Warren: Fraud, Scams on Rise at Zelle

Senate report finds growing cases of fraud on payment service, limited reimbursements
By Newser Editors and Wire Services
Posted Oct 4, 2022 7:39 AM CDT
Refunds for Zelle Scams Aren't Guaranteed
Sen. Elizabeth Warren, D-Mass., on a screen in the background, questions witnesses about Zelle, during a Senate Banking Committee annual Wall Street oversight hearing, Sept. 22, 2022, on Capitol Hill in Washington.   (AP Photo/Jacquelyn Martin)

Incidents of fraud and scams are occurring more often on the popular peer-to-peer payment service Zelle, according to a report issued Monday by the office of Sen. Elizabeth Warren, giving the public its first glimpse into the growing problems at Zelle. The report also found that the large banks that partly own Zelle have been reluctant to compensate customers who have been victims of fraud or scams, per the AP. For instance, less than half of the money customers reported being sent via Zelle without authorization was being reimbursed. Warren, D-Massachusetts, a long-time critic of the big banks, requested data on fraud and scams on Zelle from seven banks starting in April.

The report cites data from four banks that tallied 192,878 cases worth collectively $213.8 million in 2021 and the first half of 2022 where a customer claimed they had been fraudulently tricked into making a payment. In only roughly 3,500 cases did those banks reimburse the customer, the report found. Further, in the cases where it's clear funds had been taken out of customers' accounts without authorization, only 47% of those dollars were ever reimbursed. Banks are required under the Electronic Fund Transfer Act to repay customers when funds are illegally taken out of their account without authorization. However, banks are reluctant to reimburse customers who claim to have been scammed, arguing that customers would make such claims more often and it would be hard to tell whether the customer is telling the truth.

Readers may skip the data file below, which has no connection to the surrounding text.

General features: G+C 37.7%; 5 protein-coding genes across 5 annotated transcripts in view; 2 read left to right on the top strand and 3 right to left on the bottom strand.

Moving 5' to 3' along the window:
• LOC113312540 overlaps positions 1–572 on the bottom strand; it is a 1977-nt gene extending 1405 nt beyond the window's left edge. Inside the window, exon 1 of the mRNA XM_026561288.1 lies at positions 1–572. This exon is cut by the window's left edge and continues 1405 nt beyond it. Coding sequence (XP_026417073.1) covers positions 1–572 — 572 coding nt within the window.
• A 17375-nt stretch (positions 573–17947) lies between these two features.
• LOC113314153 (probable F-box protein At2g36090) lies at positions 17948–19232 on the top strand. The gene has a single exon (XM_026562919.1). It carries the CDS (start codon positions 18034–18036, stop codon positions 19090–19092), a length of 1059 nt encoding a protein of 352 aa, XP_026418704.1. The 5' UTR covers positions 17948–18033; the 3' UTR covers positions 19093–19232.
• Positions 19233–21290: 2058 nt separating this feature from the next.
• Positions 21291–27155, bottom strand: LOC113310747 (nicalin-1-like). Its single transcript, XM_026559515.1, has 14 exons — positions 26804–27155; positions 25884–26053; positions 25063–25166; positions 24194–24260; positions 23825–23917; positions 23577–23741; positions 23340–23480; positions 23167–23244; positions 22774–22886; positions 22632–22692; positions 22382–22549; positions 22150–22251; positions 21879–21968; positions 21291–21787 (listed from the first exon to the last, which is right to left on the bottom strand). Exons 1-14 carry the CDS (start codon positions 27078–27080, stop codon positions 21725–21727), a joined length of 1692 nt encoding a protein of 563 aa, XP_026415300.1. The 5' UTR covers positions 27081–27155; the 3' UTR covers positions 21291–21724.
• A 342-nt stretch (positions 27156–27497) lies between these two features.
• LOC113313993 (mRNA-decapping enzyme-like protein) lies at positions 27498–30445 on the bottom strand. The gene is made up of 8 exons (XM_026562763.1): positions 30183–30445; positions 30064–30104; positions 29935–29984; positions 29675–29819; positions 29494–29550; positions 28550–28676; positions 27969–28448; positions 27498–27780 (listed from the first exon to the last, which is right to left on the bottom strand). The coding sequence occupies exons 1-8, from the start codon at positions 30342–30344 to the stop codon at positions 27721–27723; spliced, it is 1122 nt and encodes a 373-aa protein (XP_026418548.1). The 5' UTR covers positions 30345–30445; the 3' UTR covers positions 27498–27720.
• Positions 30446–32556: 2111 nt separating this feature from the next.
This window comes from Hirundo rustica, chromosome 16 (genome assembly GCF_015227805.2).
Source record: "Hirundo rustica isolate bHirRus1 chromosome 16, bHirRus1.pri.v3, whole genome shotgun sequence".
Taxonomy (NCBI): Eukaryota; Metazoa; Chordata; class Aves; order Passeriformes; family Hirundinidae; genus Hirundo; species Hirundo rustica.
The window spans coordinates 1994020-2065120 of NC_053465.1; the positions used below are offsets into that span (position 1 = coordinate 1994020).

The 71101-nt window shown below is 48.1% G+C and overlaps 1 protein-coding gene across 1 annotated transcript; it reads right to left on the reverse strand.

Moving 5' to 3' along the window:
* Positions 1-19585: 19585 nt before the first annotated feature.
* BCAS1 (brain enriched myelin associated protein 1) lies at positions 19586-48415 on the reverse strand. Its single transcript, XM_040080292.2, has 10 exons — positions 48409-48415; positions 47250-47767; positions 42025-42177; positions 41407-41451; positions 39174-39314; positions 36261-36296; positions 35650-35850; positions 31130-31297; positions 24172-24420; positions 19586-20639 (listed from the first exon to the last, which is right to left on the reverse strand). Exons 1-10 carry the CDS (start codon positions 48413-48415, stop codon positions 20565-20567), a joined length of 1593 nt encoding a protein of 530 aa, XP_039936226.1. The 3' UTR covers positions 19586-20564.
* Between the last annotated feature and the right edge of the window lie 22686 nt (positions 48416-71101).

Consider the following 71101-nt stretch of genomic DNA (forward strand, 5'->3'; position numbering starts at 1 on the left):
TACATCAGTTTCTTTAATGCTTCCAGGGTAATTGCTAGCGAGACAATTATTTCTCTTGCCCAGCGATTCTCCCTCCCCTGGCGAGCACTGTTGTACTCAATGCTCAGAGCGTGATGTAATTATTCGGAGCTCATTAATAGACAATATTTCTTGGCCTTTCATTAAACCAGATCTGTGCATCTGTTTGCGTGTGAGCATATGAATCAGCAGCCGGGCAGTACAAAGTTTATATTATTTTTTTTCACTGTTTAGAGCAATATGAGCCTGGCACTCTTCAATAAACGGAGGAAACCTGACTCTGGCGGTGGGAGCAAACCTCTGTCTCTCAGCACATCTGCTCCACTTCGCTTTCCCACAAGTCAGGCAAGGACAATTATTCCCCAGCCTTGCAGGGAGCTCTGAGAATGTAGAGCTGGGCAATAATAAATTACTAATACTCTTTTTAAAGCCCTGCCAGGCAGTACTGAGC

The cases of growing fraud and scams at Zelle—the banking industry's answer to the growing popularity of peer-to-peer payment services like PayPal, Venmo, and the Cash App—have been highlighted in previous news reports, including two by the New York Times. But those stories cited mostly anecdotal evidence. A group of Democratic senators asked for usage data on Zelle following the reports. Early Warning Services, the company that operates Zelle, has previously said that 99.9% of all transactions happen without complaints of fraud or scams. It said increased cases of fraud reflect Zelle's boost in popularity, though "the proportion of fraud and scams has steadily decreased" since its 2017 launch. (More banks stories.)

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